Owners Of Castle Rock Restaurant In Mother’s Day Viral Video Sue Polis, Health Officials For Suspending License

A screengrab from a Twitter video showing customers inside C&C Coffee and Kitchen in Castle Rock, Colo., on May 10, 2020

The owners of a Castle Rock restaurant that was shut down for defying a state public health orders are suing Gov. Jared Polis and health officials.

C&C Breakfast & Korean Kitchen's license was suspended after it opened for dine-in service Mothers Day and let dozens of diners in. A video of the packed restaurant went viral on social media.

Restaurants are still under a statewide order to suspend dine-in service to prevent the spread of the coronavirus. That order is loosening Wednesday.

In a press conference May 11, Polis called the restaurant an "immediate health hazard."

The lawsuit was filed Friday in Douglas County court on behalf of owners Jesse and April Arellano. It names Polis, the State of Colorado, the Colorado Department of Public Health and Environment, the Tri-County Health Department, and the executive director of the CDPHE, Jill Hunsaker Ryan.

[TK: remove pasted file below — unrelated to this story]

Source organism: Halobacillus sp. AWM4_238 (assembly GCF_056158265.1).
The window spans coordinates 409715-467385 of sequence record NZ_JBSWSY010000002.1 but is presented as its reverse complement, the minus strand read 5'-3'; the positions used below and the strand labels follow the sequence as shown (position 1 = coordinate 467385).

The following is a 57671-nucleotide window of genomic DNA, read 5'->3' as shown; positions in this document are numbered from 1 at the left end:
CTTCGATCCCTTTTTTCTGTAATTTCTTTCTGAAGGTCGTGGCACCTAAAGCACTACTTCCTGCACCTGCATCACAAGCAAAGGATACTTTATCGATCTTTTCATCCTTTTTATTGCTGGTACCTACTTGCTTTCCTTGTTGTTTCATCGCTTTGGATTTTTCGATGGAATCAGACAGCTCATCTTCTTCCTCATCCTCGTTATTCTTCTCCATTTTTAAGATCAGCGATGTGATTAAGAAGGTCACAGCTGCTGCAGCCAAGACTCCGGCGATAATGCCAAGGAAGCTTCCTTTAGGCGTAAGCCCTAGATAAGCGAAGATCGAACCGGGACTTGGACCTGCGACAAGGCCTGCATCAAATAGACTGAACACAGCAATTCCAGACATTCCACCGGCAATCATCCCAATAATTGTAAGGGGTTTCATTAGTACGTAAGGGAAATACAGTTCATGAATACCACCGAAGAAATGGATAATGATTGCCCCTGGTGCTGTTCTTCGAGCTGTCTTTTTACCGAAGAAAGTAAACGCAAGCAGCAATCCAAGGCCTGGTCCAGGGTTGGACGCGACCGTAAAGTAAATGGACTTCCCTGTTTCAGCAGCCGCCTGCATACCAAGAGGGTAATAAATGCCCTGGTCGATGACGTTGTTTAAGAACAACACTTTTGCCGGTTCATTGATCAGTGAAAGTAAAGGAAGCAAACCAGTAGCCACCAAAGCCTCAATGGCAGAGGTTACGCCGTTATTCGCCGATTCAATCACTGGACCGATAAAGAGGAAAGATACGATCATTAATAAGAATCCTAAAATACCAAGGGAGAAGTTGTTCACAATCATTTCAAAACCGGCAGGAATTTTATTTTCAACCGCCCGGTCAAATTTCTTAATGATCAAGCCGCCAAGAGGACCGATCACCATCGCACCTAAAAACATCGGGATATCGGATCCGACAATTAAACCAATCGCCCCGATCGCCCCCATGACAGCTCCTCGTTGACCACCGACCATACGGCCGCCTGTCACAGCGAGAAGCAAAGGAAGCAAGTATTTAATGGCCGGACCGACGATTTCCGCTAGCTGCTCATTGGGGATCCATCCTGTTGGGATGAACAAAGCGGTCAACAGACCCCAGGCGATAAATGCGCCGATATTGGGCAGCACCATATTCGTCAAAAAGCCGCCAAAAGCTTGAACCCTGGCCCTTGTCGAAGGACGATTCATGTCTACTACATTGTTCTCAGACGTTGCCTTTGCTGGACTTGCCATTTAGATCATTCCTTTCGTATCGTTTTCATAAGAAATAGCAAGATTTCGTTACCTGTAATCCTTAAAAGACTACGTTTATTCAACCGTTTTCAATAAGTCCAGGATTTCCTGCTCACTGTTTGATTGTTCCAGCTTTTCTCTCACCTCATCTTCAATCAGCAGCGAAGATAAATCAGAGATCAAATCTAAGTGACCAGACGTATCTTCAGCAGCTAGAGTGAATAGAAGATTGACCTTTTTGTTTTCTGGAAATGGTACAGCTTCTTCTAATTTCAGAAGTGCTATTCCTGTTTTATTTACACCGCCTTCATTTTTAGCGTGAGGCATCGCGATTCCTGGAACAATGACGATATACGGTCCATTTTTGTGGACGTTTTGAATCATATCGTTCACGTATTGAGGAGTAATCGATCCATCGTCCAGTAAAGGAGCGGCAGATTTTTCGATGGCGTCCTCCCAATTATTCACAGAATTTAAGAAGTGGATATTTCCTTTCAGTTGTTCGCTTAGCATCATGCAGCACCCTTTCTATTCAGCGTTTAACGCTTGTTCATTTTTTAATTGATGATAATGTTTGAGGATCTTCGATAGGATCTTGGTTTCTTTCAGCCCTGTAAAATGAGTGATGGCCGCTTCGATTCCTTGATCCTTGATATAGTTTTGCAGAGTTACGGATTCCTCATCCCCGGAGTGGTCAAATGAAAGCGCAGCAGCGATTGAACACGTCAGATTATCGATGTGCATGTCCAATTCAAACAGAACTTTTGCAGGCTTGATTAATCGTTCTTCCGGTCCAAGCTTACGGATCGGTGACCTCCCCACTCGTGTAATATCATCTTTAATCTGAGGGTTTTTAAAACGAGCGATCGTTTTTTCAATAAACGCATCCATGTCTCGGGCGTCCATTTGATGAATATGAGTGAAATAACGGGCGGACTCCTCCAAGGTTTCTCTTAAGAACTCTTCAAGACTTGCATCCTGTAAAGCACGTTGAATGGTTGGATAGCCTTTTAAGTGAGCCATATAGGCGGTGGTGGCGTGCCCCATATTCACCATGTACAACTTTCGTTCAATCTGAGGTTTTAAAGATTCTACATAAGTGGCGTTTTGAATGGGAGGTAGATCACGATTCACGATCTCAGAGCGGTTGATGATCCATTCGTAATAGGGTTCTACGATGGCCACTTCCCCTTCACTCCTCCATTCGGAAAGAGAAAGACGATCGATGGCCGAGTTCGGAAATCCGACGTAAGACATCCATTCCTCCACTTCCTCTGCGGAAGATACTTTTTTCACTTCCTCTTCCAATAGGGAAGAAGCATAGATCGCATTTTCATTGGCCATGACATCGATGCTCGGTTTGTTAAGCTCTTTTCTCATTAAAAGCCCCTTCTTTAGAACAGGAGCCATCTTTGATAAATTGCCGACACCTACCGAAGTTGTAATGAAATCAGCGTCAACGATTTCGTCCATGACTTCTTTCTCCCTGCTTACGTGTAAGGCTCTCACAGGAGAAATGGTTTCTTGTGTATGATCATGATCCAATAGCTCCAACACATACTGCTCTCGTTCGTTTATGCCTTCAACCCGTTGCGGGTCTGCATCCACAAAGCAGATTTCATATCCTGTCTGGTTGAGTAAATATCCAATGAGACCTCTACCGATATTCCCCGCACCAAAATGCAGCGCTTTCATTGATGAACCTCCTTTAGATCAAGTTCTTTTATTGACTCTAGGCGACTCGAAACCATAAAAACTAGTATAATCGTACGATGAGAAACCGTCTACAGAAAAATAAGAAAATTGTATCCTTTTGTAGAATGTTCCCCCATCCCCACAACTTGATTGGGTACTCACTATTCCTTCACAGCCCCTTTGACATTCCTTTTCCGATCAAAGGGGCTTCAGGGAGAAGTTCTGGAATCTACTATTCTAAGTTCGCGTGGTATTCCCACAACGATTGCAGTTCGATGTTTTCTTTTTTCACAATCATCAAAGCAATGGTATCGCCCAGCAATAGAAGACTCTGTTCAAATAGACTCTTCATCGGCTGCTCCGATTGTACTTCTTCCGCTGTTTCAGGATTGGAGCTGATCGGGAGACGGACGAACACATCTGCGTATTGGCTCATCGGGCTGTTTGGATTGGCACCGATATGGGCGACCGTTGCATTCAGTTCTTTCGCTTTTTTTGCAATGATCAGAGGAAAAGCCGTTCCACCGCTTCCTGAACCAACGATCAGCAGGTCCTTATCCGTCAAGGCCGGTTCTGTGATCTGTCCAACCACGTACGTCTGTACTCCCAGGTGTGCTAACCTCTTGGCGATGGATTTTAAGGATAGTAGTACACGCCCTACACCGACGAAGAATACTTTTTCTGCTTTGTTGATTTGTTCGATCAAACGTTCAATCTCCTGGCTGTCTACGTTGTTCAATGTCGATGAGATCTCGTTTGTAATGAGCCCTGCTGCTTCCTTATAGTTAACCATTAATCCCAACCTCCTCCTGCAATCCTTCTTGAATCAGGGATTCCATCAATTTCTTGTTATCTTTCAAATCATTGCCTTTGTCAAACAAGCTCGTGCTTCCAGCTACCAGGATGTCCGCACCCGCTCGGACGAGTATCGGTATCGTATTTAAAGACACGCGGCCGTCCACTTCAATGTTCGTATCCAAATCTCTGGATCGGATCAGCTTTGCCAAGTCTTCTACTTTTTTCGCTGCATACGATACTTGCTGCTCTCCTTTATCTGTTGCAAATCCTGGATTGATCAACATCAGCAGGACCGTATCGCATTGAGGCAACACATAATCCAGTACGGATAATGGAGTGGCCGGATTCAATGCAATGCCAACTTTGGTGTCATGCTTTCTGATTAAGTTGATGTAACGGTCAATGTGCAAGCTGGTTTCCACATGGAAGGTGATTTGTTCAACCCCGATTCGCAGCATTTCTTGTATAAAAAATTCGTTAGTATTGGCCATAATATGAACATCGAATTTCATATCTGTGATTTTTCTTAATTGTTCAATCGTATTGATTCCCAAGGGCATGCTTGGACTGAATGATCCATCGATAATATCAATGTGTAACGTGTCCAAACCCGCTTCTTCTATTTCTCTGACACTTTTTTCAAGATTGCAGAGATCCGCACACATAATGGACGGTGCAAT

The lawsuit argues the suspension of the restaurant license was unconstitutional and deprives them, “of their livelihood and ability to operate their business after they simply allowed customers onto their premises to serve food and beverages.”

It also alleged the decision to shut C&C down was, "unsupported by substantial evidence." And that the people and departments that moved to shut the restaurant down did so with "malicious" intent and a "desire for revenge."

"We are filing this lawsuit in an effort to help all small businesses which, even under newly relaxed reopening standards, are simply on a slower road to bankruptcy. The governor singled out our restaurant for summary license suspension and announced it during a press conference. That was just another example of the way the governor has misused the temporary powers the legislature granted to him in case of an emergency," the owners said in a statement provided by their lawyer.

"We never encourage people to break the law," said Colorado Restaurant Association President Sonia Riggs. "Follow the health code guidelines. Please pay attention. There's a reason that I think the government has been doing what they've been doing. They're trying to keep people safe."

Riggs said she empathizes with restaurant owners during this time because they're scared to lose their livelihoods.

The restaurant's license was suspended indefinitely, for at least one month.